[This week's short retrospective article has Reese Counts looking back at our 2015 Dodge Viper GT, a vehicle we owned and reported on back when it was new. It was part of our long-term test program, and we drove it about 21,000 miles over the course of a year. Make sure to check out the Viper's original wrap-up article as well as the individual blog-style posts. We also have more than 15 brand-new vehicles we're testing in our long-term program right now.]
What's the Most Memorable Thing You Did With the Viper?
This is a hard one. The first story I ever published for Edmunds was the Viper's long-term introduction article. I was still an intern then. I would have to wait until I got hired full time before I had a chance to get behind the wheel. I can't recall what my expectations were going in, but I do remember how much I loved the car when I got out.
I had just moved to California and was on a search for good driving roads near Los Angeles. My then girlfriend (now wife) hadn't moved yet, so I had lots of time to go driving. I took the Viper up to Angeles Crest Highway north of the city. I spent hours up there, burning through most of a tank of fuel. The car was phenomenal. Direct, responsive and uncompromising, but not as difficult to drive quickly as I imagined. It gave me a baseline for every sports car I've driven since.
What Did You Like the Most About It?
There's something about how the Viper makes you feel that's unlike anything else I've ever driven. You have to muscle the car around. Everything, from the steering to the brakes, requires a little more force than other sports cars. But it rewards you for your efforts. Get it on the right road, V10 blasting its (somewhat unrefined) exhaust note, and the Viper makes you feel like a hero. Just watch that speedometer. That 645 horsepower comes on strong.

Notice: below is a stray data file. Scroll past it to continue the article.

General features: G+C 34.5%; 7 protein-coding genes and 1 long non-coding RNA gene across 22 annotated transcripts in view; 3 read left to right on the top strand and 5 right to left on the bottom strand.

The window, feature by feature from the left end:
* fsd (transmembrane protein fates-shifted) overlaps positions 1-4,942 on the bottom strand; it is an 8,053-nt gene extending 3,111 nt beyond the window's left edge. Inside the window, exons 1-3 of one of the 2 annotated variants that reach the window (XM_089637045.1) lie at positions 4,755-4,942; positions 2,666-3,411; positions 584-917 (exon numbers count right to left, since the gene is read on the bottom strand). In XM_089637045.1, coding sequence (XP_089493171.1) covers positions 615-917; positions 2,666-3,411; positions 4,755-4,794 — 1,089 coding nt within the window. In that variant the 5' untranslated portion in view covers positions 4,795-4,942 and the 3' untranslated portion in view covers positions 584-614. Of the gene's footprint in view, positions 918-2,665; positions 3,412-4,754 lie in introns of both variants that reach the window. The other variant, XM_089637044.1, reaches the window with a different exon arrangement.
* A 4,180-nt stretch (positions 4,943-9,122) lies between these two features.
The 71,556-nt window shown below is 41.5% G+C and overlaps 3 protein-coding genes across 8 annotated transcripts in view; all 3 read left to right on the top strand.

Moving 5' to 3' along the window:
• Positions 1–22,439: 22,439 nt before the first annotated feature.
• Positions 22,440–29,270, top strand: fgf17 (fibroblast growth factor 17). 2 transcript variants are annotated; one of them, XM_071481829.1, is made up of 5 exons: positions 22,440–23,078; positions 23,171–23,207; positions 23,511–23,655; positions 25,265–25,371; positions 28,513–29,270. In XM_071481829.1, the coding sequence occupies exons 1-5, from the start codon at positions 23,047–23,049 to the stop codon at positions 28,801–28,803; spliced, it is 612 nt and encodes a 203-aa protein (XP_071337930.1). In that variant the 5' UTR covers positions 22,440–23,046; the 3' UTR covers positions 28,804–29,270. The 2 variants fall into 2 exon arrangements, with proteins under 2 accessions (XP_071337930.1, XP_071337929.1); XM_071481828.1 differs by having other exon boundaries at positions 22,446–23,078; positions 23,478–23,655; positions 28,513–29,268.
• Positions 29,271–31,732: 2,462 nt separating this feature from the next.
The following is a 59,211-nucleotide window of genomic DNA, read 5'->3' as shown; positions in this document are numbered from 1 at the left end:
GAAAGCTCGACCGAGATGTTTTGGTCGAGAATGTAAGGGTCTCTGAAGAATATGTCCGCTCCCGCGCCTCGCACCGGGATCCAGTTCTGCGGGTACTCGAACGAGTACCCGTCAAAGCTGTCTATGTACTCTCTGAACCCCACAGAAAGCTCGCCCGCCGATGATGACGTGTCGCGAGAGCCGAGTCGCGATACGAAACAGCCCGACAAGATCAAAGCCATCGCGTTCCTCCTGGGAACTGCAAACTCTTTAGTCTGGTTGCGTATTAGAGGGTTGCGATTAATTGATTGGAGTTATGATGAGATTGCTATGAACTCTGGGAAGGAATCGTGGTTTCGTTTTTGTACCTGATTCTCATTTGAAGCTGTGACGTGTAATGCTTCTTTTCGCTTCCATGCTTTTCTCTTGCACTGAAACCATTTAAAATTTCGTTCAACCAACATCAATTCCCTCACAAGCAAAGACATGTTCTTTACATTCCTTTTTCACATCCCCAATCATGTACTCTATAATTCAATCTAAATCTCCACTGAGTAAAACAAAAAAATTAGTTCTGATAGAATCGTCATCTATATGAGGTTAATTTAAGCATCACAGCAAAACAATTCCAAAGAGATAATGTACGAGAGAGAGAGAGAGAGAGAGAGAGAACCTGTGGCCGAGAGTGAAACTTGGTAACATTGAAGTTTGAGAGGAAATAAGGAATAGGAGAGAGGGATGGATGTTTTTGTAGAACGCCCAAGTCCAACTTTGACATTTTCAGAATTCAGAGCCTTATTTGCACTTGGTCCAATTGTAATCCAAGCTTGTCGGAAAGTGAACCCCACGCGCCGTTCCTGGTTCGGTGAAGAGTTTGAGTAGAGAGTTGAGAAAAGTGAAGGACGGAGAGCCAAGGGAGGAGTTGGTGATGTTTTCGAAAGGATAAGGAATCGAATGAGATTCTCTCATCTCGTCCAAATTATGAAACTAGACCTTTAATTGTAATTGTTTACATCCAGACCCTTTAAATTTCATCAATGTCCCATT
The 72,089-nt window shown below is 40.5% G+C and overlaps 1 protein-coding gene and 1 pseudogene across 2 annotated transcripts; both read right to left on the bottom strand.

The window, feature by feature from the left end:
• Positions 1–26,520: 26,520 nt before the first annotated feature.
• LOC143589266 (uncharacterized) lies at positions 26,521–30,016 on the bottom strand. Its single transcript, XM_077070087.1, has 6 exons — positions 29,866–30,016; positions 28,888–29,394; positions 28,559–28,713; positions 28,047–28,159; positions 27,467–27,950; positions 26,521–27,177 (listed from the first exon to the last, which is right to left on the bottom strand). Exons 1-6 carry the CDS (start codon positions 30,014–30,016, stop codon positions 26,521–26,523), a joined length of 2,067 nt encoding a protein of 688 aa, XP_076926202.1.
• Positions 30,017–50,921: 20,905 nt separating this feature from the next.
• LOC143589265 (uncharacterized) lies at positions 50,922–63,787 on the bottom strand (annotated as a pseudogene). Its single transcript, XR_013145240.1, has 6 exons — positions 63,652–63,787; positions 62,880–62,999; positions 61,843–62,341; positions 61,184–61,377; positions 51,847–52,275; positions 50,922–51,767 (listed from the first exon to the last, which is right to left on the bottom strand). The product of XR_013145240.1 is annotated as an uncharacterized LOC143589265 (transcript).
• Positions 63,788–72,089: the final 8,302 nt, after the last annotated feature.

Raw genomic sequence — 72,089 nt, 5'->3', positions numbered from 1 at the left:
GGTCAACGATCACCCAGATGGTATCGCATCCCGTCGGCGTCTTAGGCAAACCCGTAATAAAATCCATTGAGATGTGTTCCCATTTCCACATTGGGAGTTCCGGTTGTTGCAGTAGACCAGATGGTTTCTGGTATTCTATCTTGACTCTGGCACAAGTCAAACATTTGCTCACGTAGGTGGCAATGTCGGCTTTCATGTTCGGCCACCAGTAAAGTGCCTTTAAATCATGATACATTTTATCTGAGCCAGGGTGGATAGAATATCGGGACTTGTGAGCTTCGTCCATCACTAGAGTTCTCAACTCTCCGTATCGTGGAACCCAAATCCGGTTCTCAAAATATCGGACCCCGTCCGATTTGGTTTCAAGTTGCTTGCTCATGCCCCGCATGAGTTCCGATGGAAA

How Much Is It Worth Now?
If you've got a 2015 Dodge Viper or are in the market for one, based on Edmunds' appraisal tools, prices are between $50,000 and $75,000, depending on mileage, condition and especially trim. GT models like our old test car hover around the middle, but well-equipped GTC and GTS models command more money. It's worth noting that all Vipers are powered by the same 8.4-liter V10 paired with a six-speed manual transmission, even the track-prepped ACR version that was introduced in 2016.
If You Came Across This Viper Again, and You Had the Money, Would You Buy It?
Yes, but only in this exact spec. I don't need anything this car was missing, and I wouldn't want to give up anything it came with, especially the GTS-R Blue Pearl Coat paint.